is my sister calling a radio station when all of the religous fundamentalists
are ranting and saying, 'Just a second, what about my brother? He has this
right!', and standing up to talk about that. I think that activism is something
that all of us can share in. That's been a lesson I've learned by becoming involved
in this. Activism can happen by speaking at the office coooler, raising an issue
in your school or congregation. My hope is that Joe and I are encouraging people
to do that."
is marriage. It's the gold standard in social acceptance, and it's mobile."
rights are indivisible," says Bourassa. "We don't think of this so much
as about our rights, but whether or not the government should have the right to
let one group be treated differently. Obviously, we don't think they should be
have touched another, half a world away, and I am sure your win will contribute
to the precedent law over here."
gay men who won an Ontario court battle to have their church wedding legally recognized
were "on Cloud 9" after arriving in London last night to celebrate Pride
you for your courage in this difficult battle. I was thrilled to see you in the
London Pride parade. Thanks for sharing some of your time in the sun of public
on what side of the fence you sit on, Joe Varnell
and Kevin Bourassa are human rights advocates or evil homosexuals threatening
the holy institution of marriage ... Racists may not have wanted to share a seat
at the front of the bus with Rosa Parks but after the laws were changed, they
had no choice. Neither men can say for sure what the outcome of the federal government's
appeal will be, but they are both sure there is no going back, and they're confident
it's only a matter of time before human rights win out over religious bigotry."
celebrities making the rounds of this year's Gay Pride parades across the country
are dressed neither in leather nor drag. They're wearing something else that pushes
the envelope - gold wedding bands."
undying refusal to be less employees, family members, citizens or husbands has
inspired me to see that there is no glass wall between me and society. You have
written that love can ensure the opposite - holding someone's hand can do that."
for writing 'Just Married' and sharing your experience with the world. I'm so
proud of you two that I can just burst. You've really made a major difference
in the lives of so many people, not just in Canada, but around the world."
Canada released its first snapshot of gay and lesbian lives in Canada on Tuesday,
but it's far from a complete picture."
believe when Canadians start to talk about it, they will decide all families in
Canada are equal."
and Varnell are conscious of their role in history, but also of the very personal
way their fight affects Canadians who hear about their story. They have heard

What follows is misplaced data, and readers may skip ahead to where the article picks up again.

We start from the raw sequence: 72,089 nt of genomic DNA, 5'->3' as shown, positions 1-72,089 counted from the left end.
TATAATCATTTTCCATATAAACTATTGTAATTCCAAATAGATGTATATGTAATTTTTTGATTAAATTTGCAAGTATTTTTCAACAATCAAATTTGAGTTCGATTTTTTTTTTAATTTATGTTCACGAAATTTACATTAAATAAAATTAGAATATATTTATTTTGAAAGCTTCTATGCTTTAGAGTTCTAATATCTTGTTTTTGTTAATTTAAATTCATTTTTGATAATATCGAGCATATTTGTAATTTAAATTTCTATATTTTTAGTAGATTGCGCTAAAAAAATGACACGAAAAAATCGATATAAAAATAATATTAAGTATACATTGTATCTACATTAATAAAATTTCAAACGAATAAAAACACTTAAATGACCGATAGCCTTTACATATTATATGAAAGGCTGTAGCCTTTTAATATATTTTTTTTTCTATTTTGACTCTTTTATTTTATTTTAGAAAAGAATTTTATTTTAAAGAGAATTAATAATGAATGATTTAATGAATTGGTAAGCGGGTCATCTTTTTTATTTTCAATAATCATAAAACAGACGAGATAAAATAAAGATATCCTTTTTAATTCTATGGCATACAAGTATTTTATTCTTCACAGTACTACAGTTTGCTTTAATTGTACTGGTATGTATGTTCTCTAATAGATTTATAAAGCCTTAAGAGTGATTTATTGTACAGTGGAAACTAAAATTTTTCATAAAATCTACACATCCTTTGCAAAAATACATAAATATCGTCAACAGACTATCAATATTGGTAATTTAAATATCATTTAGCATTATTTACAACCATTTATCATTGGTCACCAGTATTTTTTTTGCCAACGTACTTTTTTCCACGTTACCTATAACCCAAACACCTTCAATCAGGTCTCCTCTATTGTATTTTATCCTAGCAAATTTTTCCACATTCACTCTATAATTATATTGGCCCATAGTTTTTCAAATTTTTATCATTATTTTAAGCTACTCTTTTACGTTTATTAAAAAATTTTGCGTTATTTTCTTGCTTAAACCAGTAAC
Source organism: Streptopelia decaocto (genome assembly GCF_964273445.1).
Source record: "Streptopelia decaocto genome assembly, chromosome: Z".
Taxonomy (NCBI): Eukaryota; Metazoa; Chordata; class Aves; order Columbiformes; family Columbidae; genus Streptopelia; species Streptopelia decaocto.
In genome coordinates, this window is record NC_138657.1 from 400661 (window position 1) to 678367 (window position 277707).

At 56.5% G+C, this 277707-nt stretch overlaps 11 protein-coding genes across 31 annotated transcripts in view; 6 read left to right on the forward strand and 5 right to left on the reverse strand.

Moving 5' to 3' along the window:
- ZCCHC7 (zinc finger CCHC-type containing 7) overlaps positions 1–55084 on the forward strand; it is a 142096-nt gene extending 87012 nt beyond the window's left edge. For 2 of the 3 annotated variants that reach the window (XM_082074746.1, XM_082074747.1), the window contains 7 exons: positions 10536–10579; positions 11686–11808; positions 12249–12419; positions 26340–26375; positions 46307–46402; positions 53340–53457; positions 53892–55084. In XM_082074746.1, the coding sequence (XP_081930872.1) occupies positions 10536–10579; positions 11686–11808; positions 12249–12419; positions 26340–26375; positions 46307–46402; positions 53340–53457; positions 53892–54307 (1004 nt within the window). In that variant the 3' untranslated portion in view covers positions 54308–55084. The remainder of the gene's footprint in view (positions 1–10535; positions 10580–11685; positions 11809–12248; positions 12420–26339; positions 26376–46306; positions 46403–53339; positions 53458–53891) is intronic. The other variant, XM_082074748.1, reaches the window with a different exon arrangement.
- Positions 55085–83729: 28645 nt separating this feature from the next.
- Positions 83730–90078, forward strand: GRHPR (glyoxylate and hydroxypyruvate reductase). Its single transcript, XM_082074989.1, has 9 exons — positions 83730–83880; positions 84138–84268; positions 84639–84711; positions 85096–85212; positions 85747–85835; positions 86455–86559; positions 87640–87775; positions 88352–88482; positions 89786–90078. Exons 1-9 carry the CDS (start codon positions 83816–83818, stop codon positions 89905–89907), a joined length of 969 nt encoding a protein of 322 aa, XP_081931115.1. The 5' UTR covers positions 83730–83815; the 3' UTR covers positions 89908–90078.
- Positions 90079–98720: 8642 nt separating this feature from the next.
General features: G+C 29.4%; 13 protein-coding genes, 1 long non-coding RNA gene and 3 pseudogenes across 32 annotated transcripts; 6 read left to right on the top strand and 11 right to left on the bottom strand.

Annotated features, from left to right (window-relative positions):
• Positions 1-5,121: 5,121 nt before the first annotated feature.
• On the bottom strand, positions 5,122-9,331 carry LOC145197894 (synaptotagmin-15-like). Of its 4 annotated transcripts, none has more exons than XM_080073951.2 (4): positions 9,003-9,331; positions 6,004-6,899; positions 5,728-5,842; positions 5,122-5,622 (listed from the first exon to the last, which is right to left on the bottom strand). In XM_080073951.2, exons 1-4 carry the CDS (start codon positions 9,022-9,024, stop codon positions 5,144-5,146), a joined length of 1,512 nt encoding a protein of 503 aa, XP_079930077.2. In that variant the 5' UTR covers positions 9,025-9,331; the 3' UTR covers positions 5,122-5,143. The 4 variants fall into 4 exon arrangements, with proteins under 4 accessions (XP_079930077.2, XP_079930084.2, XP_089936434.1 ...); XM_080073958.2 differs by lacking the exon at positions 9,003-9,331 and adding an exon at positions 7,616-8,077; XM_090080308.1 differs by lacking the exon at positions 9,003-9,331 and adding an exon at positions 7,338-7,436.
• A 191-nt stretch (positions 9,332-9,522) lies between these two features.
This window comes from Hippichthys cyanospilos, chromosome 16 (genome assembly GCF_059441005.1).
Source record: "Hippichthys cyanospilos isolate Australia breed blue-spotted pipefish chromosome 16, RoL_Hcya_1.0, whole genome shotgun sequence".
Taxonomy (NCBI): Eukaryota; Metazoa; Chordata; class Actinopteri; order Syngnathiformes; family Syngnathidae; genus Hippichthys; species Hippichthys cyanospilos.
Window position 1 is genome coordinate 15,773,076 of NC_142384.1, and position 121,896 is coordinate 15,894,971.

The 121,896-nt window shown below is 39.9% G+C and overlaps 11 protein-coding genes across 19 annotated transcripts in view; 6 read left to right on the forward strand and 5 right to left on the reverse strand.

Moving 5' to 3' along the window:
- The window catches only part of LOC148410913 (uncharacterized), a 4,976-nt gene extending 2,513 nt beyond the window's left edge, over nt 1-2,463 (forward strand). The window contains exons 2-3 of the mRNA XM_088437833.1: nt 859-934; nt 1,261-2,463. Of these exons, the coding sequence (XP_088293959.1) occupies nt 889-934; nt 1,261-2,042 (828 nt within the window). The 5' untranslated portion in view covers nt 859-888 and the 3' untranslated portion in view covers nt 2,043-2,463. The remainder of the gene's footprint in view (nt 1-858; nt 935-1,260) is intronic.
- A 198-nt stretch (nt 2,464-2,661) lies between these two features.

about teenagers in small-town Ontario who came out to their families after seeing
the couple on television - teenagers who had previously contemplated suicide because
of their sexual orientation."
- The Year in Review
Ultimately, the couple hopes that gay and lesbian people won't have to move to big cities and gay neighbourhoods to feel accepted and safe.
"When you're a member of your community, the demonization can't happen," Varnell said. "You're not seen as 'that gay couple down the street', you're suddenly 'that nice John and Fred, or Susan and Elizabeth, down the street who look after our dog when we're on holidays.'
Gays await court decision,
by Jason Tchir, The Toronto Sun, Dec. 27, 2002
There is no doubt that 2002 was a great year for the advancement of equal marriage for same-sex couples, and an amazing year of growth for both of us, as we finished our second year as human rights advocates.
Success on the Internet
We launched this advocacy web site in November 2001, in time to report on the Ontario marriage hearings. That month we had 2,852 visitors. One year later, our monthly total surpassed 100,000 visitors. We received 373,124 visitors (3,724,265 hits) from 124 countries at our web site during 2002. We anticipate more than one million visitors in 2003.
Enthusiasm on the road
We travelled to Europe, the United States, and across Canada in 2002 where we met with a wide variety of groups and individuals, including lawyers, jurists, activists, unions, parents, academics, politicians, clergy and members of the media. In total, we travelled approximately 28,000 kilometers working for equality in 14 cities. Our speaking engagements included 9 universities and colleges (with additional repeat visits) in Canada and the U.S.
Equal marriage in the media
In 2002 we did over 85 interviews (not including press conferences and academic/student interviews) with accredited media organizations. Our work away from Toronto generated additional front-page coverage of the issues in Halifax, London, New Brunswick, Ottawa, and Sudbury.